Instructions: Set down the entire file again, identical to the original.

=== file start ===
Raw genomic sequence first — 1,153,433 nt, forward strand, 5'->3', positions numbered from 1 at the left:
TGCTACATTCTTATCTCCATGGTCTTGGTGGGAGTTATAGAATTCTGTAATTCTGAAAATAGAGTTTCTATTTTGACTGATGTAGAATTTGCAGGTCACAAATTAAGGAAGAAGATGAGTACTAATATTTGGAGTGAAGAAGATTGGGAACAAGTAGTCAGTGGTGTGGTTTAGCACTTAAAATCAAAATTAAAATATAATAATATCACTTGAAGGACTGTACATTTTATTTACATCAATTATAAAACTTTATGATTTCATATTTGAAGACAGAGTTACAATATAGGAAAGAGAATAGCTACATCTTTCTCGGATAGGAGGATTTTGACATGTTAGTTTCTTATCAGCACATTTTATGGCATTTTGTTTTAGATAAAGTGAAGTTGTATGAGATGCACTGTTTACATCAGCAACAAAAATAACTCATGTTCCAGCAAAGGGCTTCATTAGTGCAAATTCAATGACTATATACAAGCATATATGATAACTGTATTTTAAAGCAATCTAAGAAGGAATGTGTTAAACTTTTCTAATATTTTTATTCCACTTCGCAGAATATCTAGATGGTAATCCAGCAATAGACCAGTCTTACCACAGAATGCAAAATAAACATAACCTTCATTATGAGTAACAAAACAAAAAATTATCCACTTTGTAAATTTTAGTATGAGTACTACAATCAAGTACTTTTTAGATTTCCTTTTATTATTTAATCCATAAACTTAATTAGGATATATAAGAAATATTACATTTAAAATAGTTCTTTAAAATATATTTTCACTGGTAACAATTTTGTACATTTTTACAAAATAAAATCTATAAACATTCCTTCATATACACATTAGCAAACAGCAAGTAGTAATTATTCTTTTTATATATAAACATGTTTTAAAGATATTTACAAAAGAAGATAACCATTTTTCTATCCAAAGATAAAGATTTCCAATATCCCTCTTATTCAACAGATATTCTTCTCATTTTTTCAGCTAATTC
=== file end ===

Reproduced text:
Raw genomic sequence first — 1,153,433 nt, forward strand, 5'->3', positions numbered from 1 at the left:
TGCTACATTCTTATCTCCATGGTCTTGGTGGGAGTTATAGAATTCTGTAATTCTGAAAATAGAGTTTCTATTTTGACTGATGTAGAATTTGCAGGTCACAAATTAAGGAAGAAGATGAGTACTAATATTTGGAGTGAAGAAGATTGGGAACAAGTAGTCAGTGGTGTGGTTTAGCACTTAAAATCAAAATTAAAATATAATAATATCACTTGAAGGACTGTACATTTTATTTACATCAATTATAAAACTTTATGATTTCATATTTGAAGACAGAGTTACAATATAGGAAAGAGAATAGCTACATCTTTCTCGGATAGGAGGATTTTGACATGTTAGTTTCTTATCAGCACATTTTATGGCATTTTGTTTTAGATAAAGTGAAGTTGTATGAGATGCACTGTTTACATCAGCAACAAAAATAACTCATGTTCCAGCAAAGGGCTTCATTAGTGCAAATTCAATGACTATATACAAGCATATATGATAACTGTATTTTAAAGCAATCTAAGAAGGAATGTGTTAAACTTTTCTAATATTTTTATTCCACTTCGCAGAATATCTAGATGGTAATCCAGCAATAGACCAGTCTTACCACAGAATGCAAAATAAACATAACCTTCATTATGAGTAACAAAACAAAAAATTATCCACTTTGTAAATTTTAGTATGAGTACTACAATCAAGTACTTTTTAGATTTCCTTTTATTATTTAATCCATAAACTTAATTAGGATATATAAGAAATATTACATTTAAAATAGTTCTTTAAAATATATTTTCACTGGTAACAATTTTGTACATTTTTACAAAATAAAATCTATAAACATTCCTTCATATACACATTAGCAAACAGCAAGTAGTAATTATTCTTTTTATATATAAACATGTTTTAAAGATATTTACAAAAGAAGATAACCATTTTTCTATCCAAAGATAAAGATTTCCAATATCCCTCTTATTCAACAGATATTCTTCTCATTTTTTCAGCTAATTC